The Supreme Court ruled Thursday in a 5-4 vote that a large part of Oklahoma remains a Native American reservation, with Justice Gorsuch authoring the majority opinion.
The issue before the court was whether the eastern half of Oklahoma is a Native American reservation, which would be exempt from local and state control.
Jimcy McGirt, a Native American man who was convicted of sex crimes against a child in Oklahoma state court, went before the Court. He argued that because he is a member of the Muscogee (Creek) Nation and the alleged crime took place on tribal land, he is not subject to the jurisdiction of local and state courts. Instead, he claimed to be subject to Creek Nation’s jurisdiction and federal jurisdiction.
Oklahoma argued that land must be “reserved from sale” to be considered a reservation. The Court disagreed, relying on the 1833 treaty that promised a permanent home for the Creek Nation, “so long as they shall exist as a nation, and continue to occupy the country hereby assigned to them.” An 1866 treaty later promised the Creek Nation the right of self-government.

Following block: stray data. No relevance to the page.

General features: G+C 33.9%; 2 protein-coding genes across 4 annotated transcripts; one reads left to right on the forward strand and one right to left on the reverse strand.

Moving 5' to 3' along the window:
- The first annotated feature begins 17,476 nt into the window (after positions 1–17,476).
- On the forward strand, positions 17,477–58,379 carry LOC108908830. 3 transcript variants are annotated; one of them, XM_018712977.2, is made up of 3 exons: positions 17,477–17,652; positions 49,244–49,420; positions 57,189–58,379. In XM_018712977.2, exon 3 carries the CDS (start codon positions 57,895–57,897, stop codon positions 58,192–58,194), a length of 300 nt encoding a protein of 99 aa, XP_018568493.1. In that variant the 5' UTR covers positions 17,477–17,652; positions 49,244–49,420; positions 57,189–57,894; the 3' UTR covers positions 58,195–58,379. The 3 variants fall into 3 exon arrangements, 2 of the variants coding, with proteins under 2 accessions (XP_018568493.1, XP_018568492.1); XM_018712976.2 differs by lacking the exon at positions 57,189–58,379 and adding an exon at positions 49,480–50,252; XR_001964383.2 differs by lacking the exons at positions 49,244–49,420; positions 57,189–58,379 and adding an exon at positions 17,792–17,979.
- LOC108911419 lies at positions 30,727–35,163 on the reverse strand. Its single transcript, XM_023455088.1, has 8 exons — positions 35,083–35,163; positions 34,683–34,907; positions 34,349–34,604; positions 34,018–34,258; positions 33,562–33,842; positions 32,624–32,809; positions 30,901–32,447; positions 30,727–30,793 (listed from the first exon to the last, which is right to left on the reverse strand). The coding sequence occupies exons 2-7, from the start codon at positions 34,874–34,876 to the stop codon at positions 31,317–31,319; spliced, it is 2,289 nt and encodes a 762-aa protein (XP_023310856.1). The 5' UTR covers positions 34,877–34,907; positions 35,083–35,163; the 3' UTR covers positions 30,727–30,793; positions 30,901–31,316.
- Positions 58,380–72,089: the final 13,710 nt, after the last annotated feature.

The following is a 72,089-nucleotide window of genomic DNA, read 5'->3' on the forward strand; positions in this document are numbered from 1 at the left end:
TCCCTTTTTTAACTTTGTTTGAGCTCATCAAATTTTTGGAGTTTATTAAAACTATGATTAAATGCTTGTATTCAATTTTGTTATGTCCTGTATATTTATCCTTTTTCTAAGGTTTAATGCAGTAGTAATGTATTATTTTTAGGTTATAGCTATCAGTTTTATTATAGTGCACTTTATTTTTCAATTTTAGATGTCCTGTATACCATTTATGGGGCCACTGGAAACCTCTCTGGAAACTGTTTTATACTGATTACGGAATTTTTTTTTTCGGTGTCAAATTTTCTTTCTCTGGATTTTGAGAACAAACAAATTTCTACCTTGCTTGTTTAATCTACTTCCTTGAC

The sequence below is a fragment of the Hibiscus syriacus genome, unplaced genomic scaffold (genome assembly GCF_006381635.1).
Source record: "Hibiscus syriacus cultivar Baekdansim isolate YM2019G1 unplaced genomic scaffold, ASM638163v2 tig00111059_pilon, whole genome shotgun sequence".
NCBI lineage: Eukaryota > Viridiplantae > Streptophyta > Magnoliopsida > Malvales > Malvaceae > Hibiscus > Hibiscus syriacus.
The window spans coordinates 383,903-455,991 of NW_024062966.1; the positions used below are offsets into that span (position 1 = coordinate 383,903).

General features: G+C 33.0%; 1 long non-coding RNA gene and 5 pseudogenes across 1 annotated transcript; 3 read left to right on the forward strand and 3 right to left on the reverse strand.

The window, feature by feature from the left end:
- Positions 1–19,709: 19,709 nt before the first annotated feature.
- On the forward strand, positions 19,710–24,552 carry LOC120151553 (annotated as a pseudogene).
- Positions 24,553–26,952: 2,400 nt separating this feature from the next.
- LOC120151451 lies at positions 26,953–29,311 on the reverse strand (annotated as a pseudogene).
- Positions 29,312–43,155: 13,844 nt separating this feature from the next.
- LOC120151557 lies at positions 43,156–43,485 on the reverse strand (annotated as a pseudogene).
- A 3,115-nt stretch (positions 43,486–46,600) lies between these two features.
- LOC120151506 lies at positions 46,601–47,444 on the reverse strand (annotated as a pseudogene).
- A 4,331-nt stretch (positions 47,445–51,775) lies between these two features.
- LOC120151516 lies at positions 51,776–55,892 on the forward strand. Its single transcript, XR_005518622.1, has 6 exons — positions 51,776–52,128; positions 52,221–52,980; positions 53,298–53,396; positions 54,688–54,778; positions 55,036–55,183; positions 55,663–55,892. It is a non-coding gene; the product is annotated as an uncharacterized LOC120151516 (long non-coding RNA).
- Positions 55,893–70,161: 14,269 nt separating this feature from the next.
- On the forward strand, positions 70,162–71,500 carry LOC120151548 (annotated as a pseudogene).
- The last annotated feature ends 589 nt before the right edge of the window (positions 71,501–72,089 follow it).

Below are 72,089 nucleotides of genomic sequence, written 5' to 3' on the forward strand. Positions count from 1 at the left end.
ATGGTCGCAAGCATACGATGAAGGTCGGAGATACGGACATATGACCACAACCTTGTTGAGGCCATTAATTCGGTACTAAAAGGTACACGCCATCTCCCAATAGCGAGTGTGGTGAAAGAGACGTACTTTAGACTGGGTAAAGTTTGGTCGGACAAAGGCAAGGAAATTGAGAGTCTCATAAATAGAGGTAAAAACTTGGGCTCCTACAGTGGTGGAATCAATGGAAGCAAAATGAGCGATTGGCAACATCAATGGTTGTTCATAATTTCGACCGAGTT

Once a treaty establishes a reservation, only Congress can alter it. The Court found that Congress did not eliminate the reservation.
Justice Gorsuch wrote:
The federal government promised the Creek a reservation in perpetuity. Over time, Congress has diminished that reservation. It has sometimes restricted and other times expanded the Tribe’s authority. But Congress has never withdrawn the promised reservation. As a result, many of the arguments before us today follow a sadly familiar pattern.
Continuing, Justice Gorsuch claimed the pattern of unkept promises needs to end and reminded the court, “If Congress wishes to withdraw its promises, it must say so.”
Justice Roberts filed a dissenting opinion, which Justices Alito, Thomas, and Kavanaugh joined. Justice Thomas also filed a separate dissent.